Barry, LaVerle (1995). Ghana: a country study. Library of Congress. This book provides a short history of Ghana and a good description of the different elements of society in Ghana, including the education system. James Madison University uses this book as a textbook for a summer study in Ghana. The book is readily available in public and university libraries. Also, the full text is available over the internet (http://lcweb2.loc.gov/frd/cs/ghtoc.html) from the Government Printing Office.
Foster, Phillip (1968). Education and Social Change in Ghana. Chicago: The University of Chicago Press. This book provides an excellent description of the different roles of education in society and how formal education has evolved in Ghana. Some contrasts are provided with education in other countries that have different forms of government. A major study by Foster of student educational and career aspirations and expectations is summarized in the book.
Glewwe, Paul (1999). The economics of school quality investments in developing countries: an empirical study of Ghana. Macmillan; St. Martin's Press. The University of Oxford.
Graham, C.K. (1971). The History of Education in Ghana. London: Frank Cass & Co. LTD. This book provides a description of different methods of instruction and curriculum that evolved in Ghana with comparisons to how the same methods were used in Europe. The growth of schools of various types is presented.
Osei-Agyemang, Seth (1995).
Education and modernization in Ghana: conflict and challenges,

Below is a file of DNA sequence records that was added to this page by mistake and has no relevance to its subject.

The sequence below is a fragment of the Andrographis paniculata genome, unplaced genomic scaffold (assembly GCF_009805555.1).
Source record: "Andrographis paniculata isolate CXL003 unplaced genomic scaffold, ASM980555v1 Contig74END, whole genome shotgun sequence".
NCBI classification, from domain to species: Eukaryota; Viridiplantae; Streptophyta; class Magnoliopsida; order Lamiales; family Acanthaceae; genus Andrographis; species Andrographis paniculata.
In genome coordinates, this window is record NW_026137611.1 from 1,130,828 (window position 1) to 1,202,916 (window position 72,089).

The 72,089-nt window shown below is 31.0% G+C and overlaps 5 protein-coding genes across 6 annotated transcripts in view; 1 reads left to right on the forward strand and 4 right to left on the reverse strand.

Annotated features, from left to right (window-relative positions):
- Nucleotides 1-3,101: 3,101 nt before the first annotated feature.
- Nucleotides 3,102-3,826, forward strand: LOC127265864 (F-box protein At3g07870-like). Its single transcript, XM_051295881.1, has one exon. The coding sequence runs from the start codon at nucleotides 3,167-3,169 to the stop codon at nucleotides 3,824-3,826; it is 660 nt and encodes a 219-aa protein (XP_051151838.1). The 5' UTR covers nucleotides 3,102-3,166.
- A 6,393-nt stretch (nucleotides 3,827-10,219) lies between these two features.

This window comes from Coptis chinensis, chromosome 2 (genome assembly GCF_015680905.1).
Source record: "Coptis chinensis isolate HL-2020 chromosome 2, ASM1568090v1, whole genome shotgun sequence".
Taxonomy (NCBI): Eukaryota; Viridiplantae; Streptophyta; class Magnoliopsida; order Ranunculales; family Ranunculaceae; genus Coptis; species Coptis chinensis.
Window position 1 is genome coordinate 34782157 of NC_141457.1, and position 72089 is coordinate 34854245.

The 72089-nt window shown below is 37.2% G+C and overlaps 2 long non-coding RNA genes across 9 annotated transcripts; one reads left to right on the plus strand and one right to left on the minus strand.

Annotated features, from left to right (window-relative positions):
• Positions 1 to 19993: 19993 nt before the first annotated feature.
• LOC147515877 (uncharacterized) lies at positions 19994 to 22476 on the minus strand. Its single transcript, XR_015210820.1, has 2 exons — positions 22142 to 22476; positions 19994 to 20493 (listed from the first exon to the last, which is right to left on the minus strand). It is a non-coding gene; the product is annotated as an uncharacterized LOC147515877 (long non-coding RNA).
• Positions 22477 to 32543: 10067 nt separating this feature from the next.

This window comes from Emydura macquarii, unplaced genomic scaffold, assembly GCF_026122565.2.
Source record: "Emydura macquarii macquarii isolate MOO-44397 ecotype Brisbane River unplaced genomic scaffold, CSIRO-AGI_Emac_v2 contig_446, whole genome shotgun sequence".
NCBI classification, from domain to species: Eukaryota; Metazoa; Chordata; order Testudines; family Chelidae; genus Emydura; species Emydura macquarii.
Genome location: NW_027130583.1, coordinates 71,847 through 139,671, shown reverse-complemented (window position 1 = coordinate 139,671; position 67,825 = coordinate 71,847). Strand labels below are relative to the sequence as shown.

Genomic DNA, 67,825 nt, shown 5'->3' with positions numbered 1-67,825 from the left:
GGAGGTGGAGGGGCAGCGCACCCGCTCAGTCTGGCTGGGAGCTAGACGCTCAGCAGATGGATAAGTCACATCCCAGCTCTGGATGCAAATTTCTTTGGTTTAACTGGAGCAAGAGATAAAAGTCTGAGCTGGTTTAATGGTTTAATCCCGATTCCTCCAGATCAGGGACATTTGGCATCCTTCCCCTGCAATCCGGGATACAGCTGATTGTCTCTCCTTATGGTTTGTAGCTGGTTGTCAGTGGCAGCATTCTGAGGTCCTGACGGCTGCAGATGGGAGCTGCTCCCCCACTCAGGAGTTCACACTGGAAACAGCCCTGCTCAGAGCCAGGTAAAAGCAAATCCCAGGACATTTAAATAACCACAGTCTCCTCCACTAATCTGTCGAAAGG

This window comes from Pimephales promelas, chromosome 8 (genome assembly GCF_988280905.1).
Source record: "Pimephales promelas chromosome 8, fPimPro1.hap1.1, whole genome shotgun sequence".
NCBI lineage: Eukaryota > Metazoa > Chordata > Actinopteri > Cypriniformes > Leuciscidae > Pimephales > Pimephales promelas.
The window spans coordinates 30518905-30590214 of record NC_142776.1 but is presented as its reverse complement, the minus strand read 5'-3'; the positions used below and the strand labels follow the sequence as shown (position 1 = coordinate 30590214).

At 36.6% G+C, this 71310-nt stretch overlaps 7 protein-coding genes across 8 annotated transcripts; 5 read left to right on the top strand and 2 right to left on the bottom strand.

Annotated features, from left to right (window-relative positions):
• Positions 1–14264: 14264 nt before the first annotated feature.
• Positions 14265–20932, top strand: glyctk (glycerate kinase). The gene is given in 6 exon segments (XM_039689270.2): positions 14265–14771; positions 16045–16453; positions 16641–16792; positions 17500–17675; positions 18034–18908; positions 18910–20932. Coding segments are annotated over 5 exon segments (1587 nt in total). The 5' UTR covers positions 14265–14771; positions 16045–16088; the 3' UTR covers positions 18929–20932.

1951 - 1990. Fordham University Ph. D. Thesis.
crawfurd.dk/africa/ghana_timeline.htm. This site provides a good summary of Ghana's history, as well as links to many other aspects of Ghana. See also www.ghanaweb.com/GhanaHomePage/history/ or www.historyworld.net/wrldhis/PlainTextHistories.asp?historyid=ad43.
www.library.yale.edu/~fboateng/fbhp.htm. This site provide a good summary of Ghana's history, as well as links to many other aspects of Ghana.
www.ghanaweb.com/GhanaHomePage/republic/. The Republic of Ghana has an official web site that includes links to the University of Ghana (www.ug.edu.gh/), other colleges, and primary and secondary schools.
opokuwareschool.org/site/?q=node/5. The Opoku Ware School has one of the more comprehensive webpages for a Senior Secondary School in Ghana. In 1952, this school was founded as a Roman Catholic Mission College in Ashanti with an enrollment of 70 students. Today, the school has 1277 students in ages between 11 and 18 years. The school includes 8 dormitories, 36 classrooms, 3 science laboratories and many other modern facilities.
prempeh.org. The Prempeh College was the first boys' Secondary School to open in Ashanti in 1949 jointly by the Presbyterian and Methodist Churches. Starting with 50 students, the school is home to 1600 students today.
www.sas.upenn.edu/African_Studies/Current_Events/ghana_lit.html. The introduction of computers and the internet to schools in Ghana is included in several major new initiatives. This site describes an initiative called SchoolNet.
www.usaid.gov/gh/. A short summary of modern educational reform in Ghana is found on this website by the USAID.
Daily news about life in Ghana is provided over the internet by several news services, including:
This page is copyright © 2000, C.T.
Evans and R. Sentell.